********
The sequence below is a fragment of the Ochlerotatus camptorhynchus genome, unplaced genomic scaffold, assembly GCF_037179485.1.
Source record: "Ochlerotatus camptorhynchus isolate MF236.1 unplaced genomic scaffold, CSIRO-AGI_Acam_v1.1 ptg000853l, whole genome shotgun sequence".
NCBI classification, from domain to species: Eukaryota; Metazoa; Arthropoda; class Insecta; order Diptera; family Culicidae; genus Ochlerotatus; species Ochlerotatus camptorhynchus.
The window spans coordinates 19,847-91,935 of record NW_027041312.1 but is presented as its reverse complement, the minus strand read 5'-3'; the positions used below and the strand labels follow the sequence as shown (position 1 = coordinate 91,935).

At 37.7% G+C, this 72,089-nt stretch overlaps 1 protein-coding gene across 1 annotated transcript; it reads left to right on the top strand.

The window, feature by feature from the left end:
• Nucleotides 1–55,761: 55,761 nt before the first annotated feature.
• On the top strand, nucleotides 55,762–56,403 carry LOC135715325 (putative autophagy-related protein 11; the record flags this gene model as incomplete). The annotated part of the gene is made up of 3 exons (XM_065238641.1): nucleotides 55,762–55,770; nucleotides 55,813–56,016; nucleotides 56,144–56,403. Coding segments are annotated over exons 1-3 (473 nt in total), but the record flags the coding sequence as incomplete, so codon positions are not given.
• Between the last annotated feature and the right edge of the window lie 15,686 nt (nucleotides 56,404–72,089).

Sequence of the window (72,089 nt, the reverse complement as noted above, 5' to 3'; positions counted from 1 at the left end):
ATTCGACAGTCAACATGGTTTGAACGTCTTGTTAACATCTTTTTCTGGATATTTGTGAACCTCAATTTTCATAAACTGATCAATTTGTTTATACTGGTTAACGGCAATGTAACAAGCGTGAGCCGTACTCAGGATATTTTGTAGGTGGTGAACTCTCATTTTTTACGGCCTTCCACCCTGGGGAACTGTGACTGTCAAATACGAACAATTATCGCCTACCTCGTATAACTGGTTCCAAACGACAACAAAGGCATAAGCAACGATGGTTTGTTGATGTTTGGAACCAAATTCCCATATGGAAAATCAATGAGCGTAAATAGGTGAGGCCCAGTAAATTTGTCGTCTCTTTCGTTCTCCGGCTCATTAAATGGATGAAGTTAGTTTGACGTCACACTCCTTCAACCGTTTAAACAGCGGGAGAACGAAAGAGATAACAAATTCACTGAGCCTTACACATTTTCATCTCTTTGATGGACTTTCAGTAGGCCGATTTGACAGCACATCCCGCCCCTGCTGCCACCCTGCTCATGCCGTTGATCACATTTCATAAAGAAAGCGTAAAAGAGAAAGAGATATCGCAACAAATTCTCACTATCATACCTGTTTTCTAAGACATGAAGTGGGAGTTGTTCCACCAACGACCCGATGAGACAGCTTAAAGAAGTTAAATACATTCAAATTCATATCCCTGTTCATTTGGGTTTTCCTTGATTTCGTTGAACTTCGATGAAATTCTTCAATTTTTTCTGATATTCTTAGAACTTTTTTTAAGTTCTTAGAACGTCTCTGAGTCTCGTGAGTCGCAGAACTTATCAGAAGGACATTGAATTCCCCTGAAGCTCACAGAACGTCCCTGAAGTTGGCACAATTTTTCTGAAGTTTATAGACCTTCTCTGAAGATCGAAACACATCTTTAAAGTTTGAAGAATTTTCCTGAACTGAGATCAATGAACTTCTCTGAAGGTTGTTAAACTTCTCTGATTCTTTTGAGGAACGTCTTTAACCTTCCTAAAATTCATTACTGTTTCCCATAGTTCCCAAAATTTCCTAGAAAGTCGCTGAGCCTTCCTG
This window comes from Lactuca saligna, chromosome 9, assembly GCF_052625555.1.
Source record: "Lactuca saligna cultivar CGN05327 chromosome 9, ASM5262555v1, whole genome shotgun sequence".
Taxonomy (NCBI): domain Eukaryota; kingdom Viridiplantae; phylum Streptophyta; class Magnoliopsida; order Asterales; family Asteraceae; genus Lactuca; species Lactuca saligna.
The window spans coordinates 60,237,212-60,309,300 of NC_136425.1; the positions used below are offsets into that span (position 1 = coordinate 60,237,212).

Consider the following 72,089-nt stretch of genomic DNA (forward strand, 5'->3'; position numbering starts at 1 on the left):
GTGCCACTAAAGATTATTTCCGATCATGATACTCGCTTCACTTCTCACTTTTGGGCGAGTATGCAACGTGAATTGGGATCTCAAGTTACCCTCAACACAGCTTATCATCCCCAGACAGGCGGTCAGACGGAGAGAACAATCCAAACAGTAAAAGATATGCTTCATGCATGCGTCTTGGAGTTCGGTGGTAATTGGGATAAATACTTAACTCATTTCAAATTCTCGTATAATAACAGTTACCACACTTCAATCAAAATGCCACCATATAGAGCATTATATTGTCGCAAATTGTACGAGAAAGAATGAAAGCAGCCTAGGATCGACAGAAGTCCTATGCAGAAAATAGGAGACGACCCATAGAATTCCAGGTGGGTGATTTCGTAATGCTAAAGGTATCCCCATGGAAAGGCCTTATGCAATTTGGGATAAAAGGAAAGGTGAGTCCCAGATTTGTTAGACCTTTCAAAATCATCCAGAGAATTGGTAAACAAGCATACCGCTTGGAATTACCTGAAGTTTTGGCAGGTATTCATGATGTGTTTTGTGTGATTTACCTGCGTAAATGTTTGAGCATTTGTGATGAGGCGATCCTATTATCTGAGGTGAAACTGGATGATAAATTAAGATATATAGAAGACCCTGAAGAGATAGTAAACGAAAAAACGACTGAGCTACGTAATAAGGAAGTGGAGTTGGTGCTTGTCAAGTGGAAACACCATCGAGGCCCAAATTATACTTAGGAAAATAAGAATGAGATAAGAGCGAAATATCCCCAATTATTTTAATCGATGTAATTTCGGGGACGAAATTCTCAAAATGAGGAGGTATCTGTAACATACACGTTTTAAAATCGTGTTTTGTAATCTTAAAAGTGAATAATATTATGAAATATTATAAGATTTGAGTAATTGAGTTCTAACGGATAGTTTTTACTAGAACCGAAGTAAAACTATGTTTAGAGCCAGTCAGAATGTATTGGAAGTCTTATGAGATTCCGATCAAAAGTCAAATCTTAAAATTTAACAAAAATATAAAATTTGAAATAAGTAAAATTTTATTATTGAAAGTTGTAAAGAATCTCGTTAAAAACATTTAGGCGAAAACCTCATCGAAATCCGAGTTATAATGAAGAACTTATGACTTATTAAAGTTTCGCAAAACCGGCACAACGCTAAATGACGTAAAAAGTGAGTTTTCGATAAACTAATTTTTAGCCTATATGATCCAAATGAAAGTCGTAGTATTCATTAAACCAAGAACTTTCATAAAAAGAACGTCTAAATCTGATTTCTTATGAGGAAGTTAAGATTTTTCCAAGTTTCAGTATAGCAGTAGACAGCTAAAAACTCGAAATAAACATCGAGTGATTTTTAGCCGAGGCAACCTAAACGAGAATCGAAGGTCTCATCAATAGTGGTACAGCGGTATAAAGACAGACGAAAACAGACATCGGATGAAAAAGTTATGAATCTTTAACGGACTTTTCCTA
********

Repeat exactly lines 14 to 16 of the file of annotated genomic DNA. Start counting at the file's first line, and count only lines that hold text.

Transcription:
Taxonomy (NCBI): domain Eukaryota; kingdom Viridiplantae; phylum Streptophyta; class Magnoliopsida; order Asterales; family Asteraceae; genus Lactuca; species Lactuca saligna.
The window spans coordinates 60,237,212-60,309,300 of NC_136425.1; the positions used below are offsets into that span (position 1 = coordinate 60,237,212).

Consider the following 72,089-nt stretch of genomic DNA (forward strand, 5'->3'; position numbering starts at 1 on the left):